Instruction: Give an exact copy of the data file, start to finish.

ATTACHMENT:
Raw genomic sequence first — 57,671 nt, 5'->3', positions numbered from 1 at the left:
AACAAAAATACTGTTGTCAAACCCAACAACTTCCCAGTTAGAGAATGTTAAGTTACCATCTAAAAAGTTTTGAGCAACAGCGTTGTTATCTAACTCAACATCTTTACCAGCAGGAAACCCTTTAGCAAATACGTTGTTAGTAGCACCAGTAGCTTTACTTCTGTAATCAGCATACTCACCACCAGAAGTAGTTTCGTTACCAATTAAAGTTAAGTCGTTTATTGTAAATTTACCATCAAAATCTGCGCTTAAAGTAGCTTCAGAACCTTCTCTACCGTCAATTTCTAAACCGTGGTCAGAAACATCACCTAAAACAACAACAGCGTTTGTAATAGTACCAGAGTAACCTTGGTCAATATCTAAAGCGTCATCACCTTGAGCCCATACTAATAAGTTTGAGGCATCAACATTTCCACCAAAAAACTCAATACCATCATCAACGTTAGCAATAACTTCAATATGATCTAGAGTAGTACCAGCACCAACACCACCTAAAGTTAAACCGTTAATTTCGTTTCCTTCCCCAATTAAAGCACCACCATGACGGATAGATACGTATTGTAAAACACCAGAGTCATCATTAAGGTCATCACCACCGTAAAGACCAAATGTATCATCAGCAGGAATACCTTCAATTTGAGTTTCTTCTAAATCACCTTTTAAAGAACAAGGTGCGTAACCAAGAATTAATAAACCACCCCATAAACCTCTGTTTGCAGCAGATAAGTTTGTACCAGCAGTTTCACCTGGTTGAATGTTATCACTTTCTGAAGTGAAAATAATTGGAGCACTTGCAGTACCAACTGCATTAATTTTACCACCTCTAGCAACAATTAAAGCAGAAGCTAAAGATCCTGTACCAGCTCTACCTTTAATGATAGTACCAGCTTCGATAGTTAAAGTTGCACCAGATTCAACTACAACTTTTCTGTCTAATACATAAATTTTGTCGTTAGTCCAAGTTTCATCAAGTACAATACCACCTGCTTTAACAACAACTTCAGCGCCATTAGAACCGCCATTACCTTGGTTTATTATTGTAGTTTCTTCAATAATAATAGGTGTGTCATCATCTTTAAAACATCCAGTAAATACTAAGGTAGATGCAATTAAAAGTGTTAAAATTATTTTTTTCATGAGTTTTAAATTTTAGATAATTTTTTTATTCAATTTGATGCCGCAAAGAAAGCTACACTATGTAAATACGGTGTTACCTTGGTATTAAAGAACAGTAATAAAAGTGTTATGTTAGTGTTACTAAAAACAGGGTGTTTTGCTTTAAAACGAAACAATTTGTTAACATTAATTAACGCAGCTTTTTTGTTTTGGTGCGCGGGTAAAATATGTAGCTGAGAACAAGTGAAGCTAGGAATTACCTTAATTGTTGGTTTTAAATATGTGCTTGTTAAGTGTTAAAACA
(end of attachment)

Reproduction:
Raw genomic sequence first — 57,671 nt, 5'->3', positions numbered from 1 at the left:
AACAAAAATACTGTTGTCAAACCCAACAACTTCCCAGTTAGAGAATGTTAAGTTACCATCTAAAAAGTTTTGAGCAACAGCGTTGTTATCTAACTCAACATCTTTACCAGCAGGAAACCCTTTAGCAAATACGTTGTTAGTAGCACCAGTAGCTTTACTTCTGTAATCAGCATACTCACCACCAGAAGTAGTTTCGTTACCAATTAAAGTTAAGTCGTTTATTGTAAATTTACCATCAAAATCTGCGCTTAAAGTAGCTTCAGAACCTTCTCTACCGTCAATTTCTAAACCGTGGTCAGAAACATCACCTAAAACAACAACAGCGTTTGTAATAGTACCAGAGTAACCTTGGTCAATATCTAAAGCGTCATCACCTTGAGCCCATACTAATAAGTTTGAGGCATCAACATTTCCACCAAAAAACTCAATACCATCATCAACGTTAGCAATAACTTCAATATGATCTAGAGTAGTACCAGCACCAACACCACCTAAAGTTAAACCGTTAATTTCGTTTCCTTCCCCAATTAAAGCACCACCATGACGGATAGATACGTATTGTAAAACACCAGAGTCATCATTAAGGTCATCACCACCGTAAAGACCAAATGTATCATCAGCAGGAATACCTTCAATTTGAGTTTCTTCTAAATCACCTTTTAAAGAACAAGGTGCGTAACCAAGAATTAATAAACCACCCCATAAACCTCTGTTTGCAGCAGATAAGTTTGTACCAGCAGTTTCACCTGGTTGAATGTTATCACTTTCTGAAGTGAAAATAATTGGAGCACTTGCAGTACCAACTGCATTAATTTTACCACCTCTAGCAACAATTAAAGCAGAAGCTAAAGATCCTGTACCAGCTCTACCTTTAATGATAGTACCAGCTTCGATAGTTAAAGTTGCACCAGATTCAACTACAACTTTTCTGTCTAATACATAAATTTTGTCGTTAGTCCAAGTTTCATCAAGTACAATACCACCTGCTTTAACAACAACTTCAGCGCCATTAGAACCGCCATTACCTTGGTTTATTATTGTAGTTTCTTCAATAATAATAGGTGTGTCATCATCTTTAAAACATCCAGTAAATACTAAGGTAGATGCAATTAAAAGTGTTAAAATTATTTTTTTCATGAGTTTTAAATTTTAGATAATTTTTTTATTCAATTTGATGCCGCAAAGAAAGCTACACTATGTAAATACGGTGTTACCTTGGTATTAAAGAACAGTAATAAAAGTGTTATGTTAGTGTTACTAAAAACAGGGTGTTTTGCTTTAAAACGAAACAATTTGTTAACATTAATTAACGCAGCTTTTTTGTTTTGGTGCGCGGGTAAAATATGTAGCTGAGAACAAGTGAAGCTAGGAATTACCTTAATTGTTGGTTTTAAATATGTGCTTGTTAAGTGTTAAAACA